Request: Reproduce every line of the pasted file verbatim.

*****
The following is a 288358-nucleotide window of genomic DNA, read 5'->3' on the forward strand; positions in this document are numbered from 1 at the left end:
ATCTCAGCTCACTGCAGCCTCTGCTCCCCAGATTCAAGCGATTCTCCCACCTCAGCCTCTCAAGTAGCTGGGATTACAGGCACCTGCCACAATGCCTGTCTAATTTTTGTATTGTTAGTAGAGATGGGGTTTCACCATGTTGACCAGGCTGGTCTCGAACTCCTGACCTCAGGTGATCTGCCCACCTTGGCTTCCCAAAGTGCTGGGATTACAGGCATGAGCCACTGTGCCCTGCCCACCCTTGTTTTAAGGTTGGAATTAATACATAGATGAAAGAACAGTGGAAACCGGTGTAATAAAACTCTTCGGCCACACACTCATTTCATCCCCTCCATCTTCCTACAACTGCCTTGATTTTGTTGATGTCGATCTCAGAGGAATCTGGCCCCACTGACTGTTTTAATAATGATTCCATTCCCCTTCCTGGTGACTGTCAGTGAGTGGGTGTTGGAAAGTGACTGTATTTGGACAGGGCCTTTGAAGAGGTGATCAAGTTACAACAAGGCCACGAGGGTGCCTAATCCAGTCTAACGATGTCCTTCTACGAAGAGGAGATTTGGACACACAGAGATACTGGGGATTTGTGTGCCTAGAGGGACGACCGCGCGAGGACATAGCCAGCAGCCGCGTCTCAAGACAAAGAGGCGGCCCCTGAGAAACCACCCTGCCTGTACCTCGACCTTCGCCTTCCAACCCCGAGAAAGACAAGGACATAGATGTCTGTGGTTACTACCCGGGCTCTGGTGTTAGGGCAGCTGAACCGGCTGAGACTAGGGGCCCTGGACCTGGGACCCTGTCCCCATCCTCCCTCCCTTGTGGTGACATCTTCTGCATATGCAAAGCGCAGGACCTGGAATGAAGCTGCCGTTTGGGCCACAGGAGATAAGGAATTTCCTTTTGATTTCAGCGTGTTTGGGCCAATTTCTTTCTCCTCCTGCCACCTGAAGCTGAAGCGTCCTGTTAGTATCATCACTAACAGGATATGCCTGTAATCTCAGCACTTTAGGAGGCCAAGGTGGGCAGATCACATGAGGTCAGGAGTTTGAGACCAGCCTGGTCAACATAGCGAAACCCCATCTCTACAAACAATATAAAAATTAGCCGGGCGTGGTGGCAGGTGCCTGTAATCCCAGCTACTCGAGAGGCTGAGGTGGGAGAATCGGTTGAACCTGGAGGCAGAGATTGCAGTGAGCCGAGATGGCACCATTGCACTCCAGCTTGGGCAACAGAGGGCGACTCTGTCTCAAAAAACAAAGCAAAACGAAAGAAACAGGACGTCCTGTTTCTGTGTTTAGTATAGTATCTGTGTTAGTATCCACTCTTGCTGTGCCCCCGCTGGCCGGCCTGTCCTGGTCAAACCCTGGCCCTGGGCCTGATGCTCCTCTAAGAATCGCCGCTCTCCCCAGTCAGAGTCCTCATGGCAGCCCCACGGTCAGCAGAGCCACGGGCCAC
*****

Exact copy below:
The following is a 288358-nucleotide window of genomic DNA, read 5'->3' on the forward strand; positions in this document are numbered from 1 at the left end:
ATCTCAGCTCACTGCAGCCTCTGCTCCCCAGATTCAAGCGATTCTCCCACCTCAGCCTCTCAAGTAGCTGGGATTACAGGCACCTGCCACAATGCCTGTCTAATTTTTGTATTGTTAGTAGAGATGGGGTTTCACCATGTTGACCAGGCTGGTCTCGAACTCCTGACCTCAGGTGATCTGCCCACCTTGGCTTCCCAAAGTGCTGGGATTACAGGCATGAGCCACTGTGCCCTGCCCACCCTTGTTTTAAGGTTGGAATTAATACATAGATGAAAGAACAGTGGAAACCGGTGTAATAAAACTCTTCGGCCACACACTCATTTCATCCCCTCCATCTTCCTACAACTGCCTTGATTTTGTTGATGTCGATCTCAGAGGAATCTGGCCCCACTGACTGTTTTAATAATGATTCCATTCCCCTTCCTGGTGACTGTCAGTGAGTGGGTGTTGGAAAGTGACTGTATTTGGACAGGGCCTTTGAAGAGGTGATCAAGTTACAACAAGGCCACGAGGGTGCCTAATCCAGTCTAACGATGTCCTTCTACGAAGAGGAGATTTGGACACACAGAGATACTGGGGATTTGTGTGCCTAGAGGGACGACCGCGCGAGGACATAGCCAGCAGCCGCGTCTCAAGACAAAGAGGCGGCCCCTGAGAAACCACCCTGCCTGTACCTCGACCTTCGCCTTCCAACCCCGAGAAAGACAAGGACATAGATGTCTGTGGTTACTACCCGGGCTCTGGTGTTAGGGCAGCTGAACCGGCTGAGACTAGGGGCCCTGGACCTGGGACCCTGTCCCCATCCTCCCTCCCTTGTGGTGACATCTTCTGCATATGCAAAGCGCAGGACCTGGAATGAAGCTGCCGTTTGGGCCACAGGAGATAAGGAATTTCCTTTTGATTTCAGCGTGTTTGGGCCAATTTCTTTCTCCTCCTGCCACCTGAAGCTGAAGCGTCCTGTTAGTATCATCACTAACAGGATATGCCTGTAATCTCAGCACTTTAGGAGGCCAAGGTGGGCAGATCACATGAGGTCAGGAGTTTGAGACCAGCCTGGTCAACATAGCGAAACCCCATCTCTACAAACAATATAAAAATTAGCCGGGCGTGGTGGCAGGTGCCTGTAATCCCAGCTACTCGAGAGGCTGAGGTGGGAGAATCGGTTGAACCTGGAGGCAGAGATTGCAGTGAGCCGAGATGGCACCATTGCACTCCAGCTTGGGCAACAGAGGGCGACTCTGTCTCAAAAAACAAAGCAAAACGAAAGAAACAGGACGTCCTGTTTCTGTGTTTAGTATAGTATCTGTGTTAGTATCCACTCTTGCTGTGCCCCCGCTGGCCGGCCTGTCCTGGTCAAACCCTGGCCCTGGGCCTGATGCTCCTCTAAGAATCGCCGCTCTCCCCAGTCAGAGTCCTCATGGCAGCCCCACGGTCAGCAGAGCCACGGGCCAC